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2009 State of the Market Report

Transmission Congestion

over its system (loop flow incurs no congestion costs).20 For the purposes of the analyses in this subsection, we calculate an implied “value” of real-time congestion. This value is equal to the marginal cost of a constraint (i.e., the shadow price) times the flow over the constraint in a given dispatch interval. Figure 54 shows the value of real-time congestion by region and the average number of binding constraints in 2008 and 2009. The average monthly congestion value and number of binding constraints over each year is shown on the left side of the chart.

Figure 54: Value of Real-Time Congestion by Coordination Region 2008 – 2009

$240

2.40

RT Congestion Value ($ Millions)

$210

$180

$150

$120

$90

$60

$30

$

Central WUMS West East

Average Number of Binding Constraints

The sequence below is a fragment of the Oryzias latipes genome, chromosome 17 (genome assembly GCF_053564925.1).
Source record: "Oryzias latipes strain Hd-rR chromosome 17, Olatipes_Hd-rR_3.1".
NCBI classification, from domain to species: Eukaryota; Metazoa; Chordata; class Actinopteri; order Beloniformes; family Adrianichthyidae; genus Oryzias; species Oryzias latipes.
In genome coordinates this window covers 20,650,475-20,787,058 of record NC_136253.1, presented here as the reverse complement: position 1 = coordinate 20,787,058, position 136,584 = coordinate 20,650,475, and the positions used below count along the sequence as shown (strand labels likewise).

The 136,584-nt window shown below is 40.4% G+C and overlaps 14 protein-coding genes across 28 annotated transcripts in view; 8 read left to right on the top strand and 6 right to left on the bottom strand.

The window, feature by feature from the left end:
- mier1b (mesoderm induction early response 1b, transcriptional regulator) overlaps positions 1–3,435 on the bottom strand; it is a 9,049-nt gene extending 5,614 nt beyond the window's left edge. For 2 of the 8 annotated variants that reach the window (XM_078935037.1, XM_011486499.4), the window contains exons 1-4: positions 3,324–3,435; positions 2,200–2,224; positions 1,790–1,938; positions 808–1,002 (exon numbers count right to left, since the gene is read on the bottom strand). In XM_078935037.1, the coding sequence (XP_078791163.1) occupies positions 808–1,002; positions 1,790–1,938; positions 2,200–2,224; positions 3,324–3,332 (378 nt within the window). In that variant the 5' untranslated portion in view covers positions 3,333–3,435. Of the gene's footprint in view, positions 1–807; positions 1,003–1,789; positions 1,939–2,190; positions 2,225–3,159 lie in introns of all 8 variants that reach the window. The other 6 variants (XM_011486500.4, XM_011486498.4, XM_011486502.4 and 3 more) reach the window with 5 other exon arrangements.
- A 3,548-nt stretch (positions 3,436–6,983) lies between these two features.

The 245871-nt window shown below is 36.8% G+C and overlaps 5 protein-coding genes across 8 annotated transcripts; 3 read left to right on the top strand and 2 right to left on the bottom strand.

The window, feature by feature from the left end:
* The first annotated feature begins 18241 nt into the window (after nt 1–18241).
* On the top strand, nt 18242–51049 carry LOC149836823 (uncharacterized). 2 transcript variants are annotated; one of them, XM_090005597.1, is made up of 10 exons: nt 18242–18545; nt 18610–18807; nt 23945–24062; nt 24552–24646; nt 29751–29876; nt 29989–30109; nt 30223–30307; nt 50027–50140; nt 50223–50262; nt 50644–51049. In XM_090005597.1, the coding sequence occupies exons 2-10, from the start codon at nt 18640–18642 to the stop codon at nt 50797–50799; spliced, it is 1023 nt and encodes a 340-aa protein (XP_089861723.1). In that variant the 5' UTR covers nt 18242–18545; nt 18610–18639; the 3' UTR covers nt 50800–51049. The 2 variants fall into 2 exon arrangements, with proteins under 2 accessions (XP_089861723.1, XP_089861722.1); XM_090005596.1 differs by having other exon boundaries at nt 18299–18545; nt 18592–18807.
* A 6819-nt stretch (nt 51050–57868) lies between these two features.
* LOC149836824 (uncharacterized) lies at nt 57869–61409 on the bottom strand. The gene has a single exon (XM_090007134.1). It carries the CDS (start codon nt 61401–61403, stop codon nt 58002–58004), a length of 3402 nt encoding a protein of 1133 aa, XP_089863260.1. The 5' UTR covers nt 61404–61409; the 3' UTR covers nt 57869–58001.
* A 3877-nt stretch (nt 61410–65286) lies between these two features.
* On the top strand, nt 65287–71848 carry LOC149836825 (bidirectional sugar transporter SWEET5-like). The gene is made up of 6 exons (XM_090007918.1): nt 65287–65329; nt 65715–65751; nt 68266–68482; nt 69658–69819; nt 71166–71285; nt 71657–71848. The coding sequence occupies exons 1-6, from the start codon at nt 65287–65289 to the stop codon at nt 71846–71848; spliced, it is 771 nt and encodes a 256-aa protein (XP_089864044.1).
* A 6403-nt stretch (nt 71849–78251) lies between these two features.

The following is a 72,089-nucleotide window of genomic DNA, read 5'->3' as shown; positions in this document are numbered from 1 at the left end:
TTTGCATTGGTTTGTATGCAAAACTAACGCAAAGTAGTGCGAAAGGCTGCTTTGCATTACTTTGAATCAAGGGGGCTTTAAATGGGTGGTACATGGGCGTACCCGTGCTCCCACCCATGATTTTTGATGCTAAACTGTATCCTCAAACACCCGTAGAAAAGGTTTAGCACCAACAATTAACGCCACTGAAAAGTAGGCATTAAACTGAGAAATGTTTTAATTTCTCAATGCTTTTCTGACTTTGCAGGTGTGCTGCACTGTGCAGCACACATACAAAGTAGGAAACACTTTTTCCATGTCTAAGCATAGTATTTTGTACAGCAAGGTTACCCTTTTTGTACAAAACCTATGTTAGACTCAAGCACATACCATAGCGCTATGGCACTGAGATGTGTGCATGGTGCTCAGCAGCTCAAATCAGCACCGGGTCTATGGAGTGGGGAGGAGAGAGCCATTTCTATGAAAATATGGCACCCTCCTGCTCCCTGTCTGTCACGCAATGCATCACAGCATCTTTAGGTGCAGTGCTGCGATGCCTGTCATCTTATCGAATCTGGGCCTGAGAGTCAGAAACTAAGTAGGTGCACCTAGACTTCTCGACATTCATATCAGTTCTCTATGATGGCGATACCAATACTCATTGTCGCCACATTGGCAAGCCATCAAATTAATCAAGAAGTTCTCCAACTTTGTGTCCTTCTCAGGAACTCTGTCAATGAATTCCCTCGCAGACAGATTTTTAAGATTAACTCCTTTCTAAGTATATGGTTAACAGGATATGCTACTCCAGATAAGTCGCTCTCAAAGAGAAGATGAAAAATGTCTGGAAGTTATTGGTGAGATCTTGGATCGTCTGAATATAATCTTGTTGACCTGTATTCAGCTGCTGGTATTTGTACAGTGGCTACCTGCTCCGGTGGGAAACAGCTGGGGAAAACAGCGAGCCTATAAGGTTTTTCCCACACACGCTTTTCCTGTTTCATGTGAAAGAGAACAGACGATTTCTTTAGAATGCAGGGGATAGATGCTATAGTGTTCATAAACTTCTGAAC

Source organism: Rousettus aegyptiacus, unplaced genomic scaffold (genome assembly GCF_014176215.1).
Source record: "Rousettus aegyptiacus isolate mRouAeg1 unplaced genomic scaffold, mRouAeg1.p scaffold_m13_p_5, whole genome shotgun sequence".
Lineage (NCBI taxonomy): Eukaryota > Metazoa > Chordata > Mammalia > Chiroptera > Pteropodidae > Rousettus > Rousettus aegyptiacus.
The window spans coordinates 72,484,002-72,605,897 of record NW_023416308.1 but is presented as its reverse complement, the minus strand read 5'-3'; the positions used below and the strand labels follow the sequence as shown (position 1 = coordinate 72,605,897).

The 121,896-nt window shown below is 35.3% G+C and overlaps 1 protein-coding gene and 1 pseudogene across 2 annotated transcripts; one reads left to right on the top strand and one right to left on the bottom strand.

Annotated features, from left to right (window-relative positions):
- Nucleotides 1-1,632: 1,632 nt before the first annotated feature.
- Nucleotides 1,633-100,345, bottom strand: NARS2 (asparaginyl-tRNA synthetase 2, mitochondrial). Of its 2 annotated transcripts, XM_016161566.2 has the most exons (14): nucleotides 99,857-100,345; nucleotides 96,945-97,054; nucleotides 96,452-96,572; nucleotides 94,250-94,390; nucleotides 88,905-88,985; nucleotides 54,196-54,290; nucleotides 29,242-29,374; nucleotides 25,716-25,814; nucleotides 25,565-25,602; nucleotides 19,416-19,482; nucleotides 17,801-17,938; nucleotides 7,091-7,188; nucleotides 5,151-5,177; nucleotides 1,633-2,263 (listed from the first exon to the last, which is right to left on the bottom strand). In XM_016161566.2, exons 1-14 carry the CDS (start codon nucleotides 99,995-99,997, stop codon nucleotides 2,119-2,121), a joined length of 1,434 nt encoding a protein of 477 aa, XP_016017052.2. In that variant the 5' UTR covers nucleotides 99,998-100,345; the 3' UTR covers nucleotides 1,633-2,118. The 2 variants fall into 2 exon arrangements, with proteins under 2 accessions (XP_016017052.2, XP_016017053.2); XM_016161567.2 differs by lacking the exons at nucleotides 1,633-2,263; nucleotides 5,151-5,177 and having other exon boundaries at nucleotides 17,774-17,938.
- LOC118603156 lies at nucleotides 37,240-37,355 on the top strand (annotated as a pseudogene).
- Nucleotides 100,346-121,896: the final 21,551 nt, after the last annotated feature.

2.10

1.80

1.50

1.20

0.90

0.60

0.30

0.00

Average Number of Binding Constraints

08 09 J F M A M J J A S O N D J F M A M J J A S O N D

2008

2009

Real-time congestion totaled $863 million in 2009, a reduction of eight percent from $938 million in 2008. These values exceed the day-ahead and real-time congestion costs collected by the Midwest ISO. This is because (1) loop flows use some of the transmission network capability without reimbursing the Midwest ISO, (2) PJM is entitled to use some of the Midwest ISO system (referred to as Firm Flow Entitlements, or “FFE”), and (3) there was poor price convergence in western areas of the footprint affected by congestion.

20

In our discussion, congestion refers generally to the cost of a particular constraint. The term “congestion costs” specifically refers to the component of a generator’s LMP that is collected by the Midwest ISO.

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